Taiwanese Central Bank Rates Left Unchanged

March 26, 2009

The Central Bank of the Republic of China “judged current monetary policy to be appropriate” and left its key interest rates, including a 1.25% discount rate since February 18th, unchanged.  Seven prior cuts on September 25th, October 9th and 30th, November 9th, December 11th, January 7th and the aforementioned move in February total 237.5 basis points, which alongside an “expansive fiscal policy” represent considerable stimulus in the pipeline.  So Taiwan’s central bank joins others in the Pacific Rim like the Bank of Korea and Reserve Bank of Australia, which have moved to a wait-and-see mode after engineering a fairly large rate reduction since last autumn.  A statement from Taiwanese monetary officials speaks of weaker exports and domestic demand, subdued inflation, and some signs of stabilization in export orders and promises to intervene in currency markets to counter disorderly conditions surrounding the New Taiwanese dollar.  Officials left open the door to possible further rate cuts in the future.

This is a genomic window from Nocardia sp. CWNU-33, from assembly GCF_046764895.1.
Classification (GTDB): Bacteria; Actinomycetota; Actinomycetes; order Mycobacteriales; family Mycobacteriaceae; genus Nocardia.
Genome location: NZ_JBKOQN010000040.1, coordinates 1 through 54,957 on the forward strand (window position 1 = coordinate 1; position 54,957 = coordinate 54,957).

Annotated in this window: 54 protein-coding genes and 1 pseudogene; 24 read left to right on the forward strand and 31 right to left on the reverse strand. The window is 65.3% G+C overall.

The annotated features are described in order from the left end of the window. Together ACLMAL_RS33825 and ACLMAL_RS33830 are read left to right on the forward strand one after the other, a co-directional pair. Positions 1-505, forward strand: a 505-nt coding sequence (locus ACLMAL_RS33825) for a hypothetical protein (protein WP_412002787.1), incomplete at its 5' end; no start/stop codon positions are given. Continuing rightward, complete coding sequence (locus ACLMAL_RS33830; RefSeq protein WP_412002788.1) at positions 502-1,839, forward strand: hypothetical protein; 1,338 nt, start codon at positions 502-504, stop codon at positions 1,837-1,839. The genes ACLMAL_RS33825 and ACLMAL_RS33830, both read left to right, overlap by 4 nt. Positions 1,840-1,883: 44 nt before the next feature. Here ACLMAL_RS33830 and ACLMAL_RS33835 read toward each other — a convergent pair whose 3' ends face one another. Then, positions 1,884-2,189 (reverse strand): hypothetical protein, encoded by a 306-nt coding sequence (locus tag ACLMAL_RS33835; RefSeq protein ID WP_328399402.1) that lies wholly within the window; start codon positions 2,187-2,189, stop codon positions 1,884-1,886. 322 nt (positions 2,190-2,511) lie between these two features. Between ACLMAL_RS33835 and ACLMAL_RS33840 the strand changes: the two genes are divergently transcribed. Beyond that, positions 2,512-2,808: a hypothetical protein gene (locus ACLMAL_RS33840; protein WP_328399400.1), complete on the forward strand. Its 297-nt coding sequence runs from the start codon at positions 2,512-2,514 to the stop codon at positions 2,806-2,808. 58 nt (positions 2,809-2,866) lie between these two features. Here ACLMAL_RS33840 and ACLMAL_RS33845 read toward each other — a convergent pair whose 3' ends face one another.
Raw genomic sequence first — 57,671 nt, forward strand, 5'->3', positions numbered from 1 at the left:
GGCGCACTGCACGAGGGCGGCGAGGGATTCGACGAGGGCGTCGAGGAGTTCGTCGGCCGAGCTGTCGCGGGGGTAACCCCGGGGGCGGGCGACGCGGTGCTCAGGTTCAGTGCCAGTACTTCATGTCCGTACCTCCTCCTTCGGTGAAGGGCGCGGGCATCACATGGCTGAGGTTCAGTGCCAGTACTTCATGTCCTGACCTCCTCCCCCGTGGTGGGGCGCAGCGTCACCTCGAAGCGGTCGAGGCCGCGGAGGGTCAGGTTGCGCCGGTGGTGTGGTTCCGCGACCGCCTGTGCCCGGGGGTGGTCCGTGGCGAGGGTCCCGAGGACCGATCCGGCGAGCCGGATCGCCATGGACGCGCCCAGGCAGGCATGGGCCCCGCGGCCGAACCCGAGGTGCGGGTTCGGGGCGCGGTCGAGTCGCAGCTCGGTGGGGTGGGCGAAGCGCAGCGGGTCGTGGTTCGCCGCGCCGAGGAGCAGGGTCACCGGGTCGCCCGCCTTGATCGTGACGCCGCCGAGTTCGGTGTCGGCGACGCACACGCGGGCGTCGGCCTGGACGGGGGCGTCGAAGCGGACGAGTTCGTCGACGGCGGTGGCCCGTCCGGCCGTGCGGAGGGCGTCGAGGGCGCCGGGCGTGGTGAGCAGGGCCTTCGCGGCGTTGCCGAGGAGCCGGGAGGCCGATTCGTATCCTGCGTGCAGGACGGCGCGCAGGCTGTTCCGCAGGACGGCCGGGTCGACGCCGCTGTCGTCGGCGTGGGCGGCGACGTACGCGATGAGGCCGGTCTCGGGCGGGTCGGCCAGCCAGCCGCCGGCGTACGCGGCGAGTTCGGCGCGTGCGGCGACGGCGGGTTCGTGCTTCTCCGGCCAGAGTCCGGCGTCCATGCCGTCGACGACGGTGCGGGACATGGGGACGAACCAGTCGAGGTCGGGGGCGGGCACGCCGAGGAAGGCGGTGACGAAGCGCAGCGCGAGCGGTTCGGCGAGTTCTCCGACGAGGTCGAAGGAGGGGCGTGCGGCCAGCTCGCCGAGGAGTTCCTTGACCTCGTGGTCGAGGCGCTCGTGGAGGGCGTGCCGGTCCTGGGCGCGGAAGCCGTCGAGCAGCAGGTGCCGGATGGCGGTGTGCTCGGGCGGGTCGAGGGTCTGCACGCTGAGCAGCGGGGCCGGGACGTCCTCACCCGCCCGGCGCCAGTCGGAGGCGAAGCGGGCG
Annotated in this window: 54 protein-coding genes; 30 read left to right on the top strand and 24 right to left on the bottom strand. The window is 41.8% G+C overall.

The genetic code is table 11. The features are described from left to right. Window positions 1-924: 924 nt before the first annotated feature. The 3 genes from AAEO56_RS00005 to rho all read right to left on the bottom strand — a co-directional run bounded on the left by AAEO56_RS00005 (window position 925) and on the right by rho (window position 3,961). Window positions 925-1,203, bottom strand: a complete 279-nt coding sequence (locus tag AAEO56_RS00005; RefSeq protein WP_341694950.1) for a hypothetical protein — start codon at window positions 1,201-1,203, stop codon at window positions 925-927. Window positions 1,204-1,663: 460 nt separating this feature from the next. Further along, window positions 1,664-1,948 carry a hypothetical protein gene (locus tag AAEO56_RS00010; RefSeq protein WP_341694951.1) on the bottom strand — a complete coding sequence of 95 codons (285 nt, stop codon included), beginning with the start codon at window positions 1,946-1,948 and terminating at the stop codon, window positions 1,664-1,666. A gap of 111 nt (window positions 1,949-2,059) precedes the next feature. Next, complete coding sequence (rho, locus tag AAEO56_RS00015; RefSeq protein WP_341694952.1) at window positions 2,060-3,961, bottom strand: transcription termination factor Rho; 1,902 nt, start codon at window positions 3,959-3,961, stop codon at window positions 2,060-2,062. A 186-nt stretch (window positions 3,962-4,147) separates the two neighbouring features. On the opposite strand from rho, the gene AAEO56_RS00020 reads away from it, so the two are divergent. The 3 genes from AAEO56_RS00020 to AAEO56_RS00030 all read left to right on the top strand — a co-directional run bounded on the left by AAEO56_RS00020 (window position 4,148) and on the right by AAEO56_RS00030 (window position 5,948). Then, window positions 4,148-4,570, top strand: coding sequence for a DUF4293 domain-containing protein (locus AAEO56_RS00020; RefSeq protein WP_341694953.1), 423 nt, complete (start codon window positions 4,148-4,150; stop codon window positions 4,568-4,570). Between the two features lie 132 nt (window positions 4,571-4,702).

Copyright 2009 Larry Greenberg.  All rights reserved.  No secondary distribution without express permission.


Comments are closed.